“If they hear us, then maybe they can do something about the way we suffer.”
“We have to be here, we have to tell them, so those who come after us have a chance.”
Report and key findings of a seminar for serving and ex-offenders designed to give users of the criminal justice system a voice in prison services
- The criminal justice system is in crisis
- In the UK, 75 per cent of young offenders re-offend within two years of release from custody
- Offenders and ex-offenders say why
In April 2008, a seminar was organised to listen to the voice of current and former offenders.
The event was a unique approach to criminal justice evaluation; debate was restricted to users of the criminal justice system. All 35 delegates were serving or ex-offenders, clocking up 200 years of incarceration between them.
The seminar was co-organised and funded by The Aldridge Foundation and was the brainchild of ex-offender and policy adviser Mark Johnson. The event was run and organised entirely by offenders themselves, including the design of the questions: neither the funder nor administrators, although present, took part in the discussions which helped increase levels of confidence and openness within the groups.
Predominately delegates were people who have already made a decision to change their lives and against the odds succeeded in doing so. Many have gained degrees or professional qualifications, most now work in jobs which help others, a few have gone on to gain national recognition for their work.
But the seminar also included delegates currently on the methadone programme (controlled heroin withdrawal), tagged offenders and a serving offender (Released on Temporary Licence). Crimes committed varied from gang, violent and drug-related crimes to armed robbery and crimes which carry life sentences.
Empowering prisoners has been regarded as morally questionable and politically dangerous. But Rod Aldridge and Mark Johnson believe that, when given a chance to speak, the voice of the user of the criminal justice system can add insight, value and answers to many of the system’s current problems and failings.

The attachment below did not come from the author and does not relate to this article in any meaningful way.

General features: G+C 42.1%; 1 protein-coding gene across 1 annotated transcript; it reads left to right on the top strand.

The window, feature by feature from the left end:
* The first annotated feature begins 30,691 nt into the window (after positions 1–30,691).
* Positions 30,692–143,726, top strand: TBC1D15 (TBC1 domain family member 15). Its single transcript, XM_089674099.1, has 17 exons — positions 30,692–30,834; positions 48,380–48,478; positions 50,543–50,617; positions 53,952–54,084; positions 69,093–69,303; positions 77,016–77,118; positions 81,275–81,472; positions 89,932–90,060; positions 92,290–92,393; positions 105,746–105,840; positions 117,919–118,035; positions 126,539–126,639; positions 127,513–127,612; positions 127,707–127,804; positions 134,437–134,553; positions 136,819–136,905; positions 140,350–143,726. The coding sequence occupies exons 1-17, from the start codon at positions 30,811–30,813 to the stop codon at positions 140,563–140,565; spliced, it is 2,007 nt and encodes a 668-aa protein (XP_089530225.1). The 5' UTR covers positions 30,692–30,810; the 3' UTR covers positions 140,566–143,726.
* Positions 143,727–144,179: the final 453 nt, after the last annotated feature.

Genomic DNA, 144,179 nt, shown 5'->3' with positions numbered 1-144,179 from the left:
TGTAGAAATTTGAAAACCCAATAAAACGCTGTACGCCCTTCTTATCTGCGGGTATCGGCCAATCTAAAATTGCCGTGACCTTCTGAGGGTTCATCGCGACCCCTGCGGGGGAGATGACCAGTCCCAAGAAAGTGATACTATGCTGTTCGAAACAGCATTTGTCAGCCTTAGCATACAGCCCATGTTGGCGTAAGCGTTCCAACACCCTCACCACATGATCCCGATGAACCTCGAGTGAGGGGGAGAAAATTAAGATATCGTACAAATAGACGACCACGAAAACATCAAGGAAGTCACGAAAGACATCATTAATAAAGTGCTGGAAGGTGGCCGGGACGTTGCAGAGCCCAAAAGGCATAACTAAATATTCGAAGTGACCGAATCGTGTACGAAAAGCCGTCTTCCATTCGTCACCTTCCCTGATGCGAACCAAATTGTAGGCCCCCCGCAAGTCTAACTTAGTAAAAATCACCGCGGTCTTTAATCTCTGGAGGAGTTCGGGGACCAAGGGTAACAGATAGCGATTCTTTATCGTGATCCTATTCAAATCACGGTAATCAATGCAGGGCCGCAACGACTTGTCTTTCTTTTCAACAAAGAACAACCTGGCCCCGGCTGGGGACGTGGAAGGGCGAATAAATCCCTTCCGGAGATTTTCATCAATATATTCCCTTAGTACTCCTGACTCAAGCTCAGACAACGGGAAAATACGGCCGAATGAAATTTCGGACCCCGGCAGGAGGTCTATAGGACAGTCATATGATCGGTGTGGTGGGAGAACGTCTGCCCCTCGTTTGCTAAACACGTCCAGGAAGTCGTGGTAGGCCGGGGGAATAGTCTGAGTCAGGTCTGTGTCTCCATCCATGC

And as such, the Foundation provides core funding and office space for User Voice, a charity run by Mark. Their core aim is to work with young people themselves to give them a chance to improve their life chances, thereby reducing the likelihood of offending or reoffending. They do this through giving young people the opportunity – as the service users - to be heard, and all the work User Voice has done suggests offenders want to talk to people who have ‘walked in their shoes’, which is why all their frontline staff are ex-offenders. Their work consists of three key strands: User Voice Councils that can be developed for use within prisons or in the community for probation, youth offending teams and other related services; bespoke consultancy where User Voice works with clients to design projects aimed at accessing, hearing and acting upon the insights of those who are hardest to reach, including prisoners, ex-offenders and those at risk of crime (these projects include staff and user consultations, workshops and research); and advocacy work aimed at engaging the media, the public, practitioners and policy-makers.
For more information on the work of User Voice, visit www.uservoice.org.
In addition, two copies of a special edition of Wasted were placed in all 136 prisons and YOIs as part of the programme, through a collection by Rod Aldridge for his 60th birthday, with match-funding from The Prince's Trust.
- Read the findings of the seminar here
- Read article by Rod Aldridge in Local Government Chronicle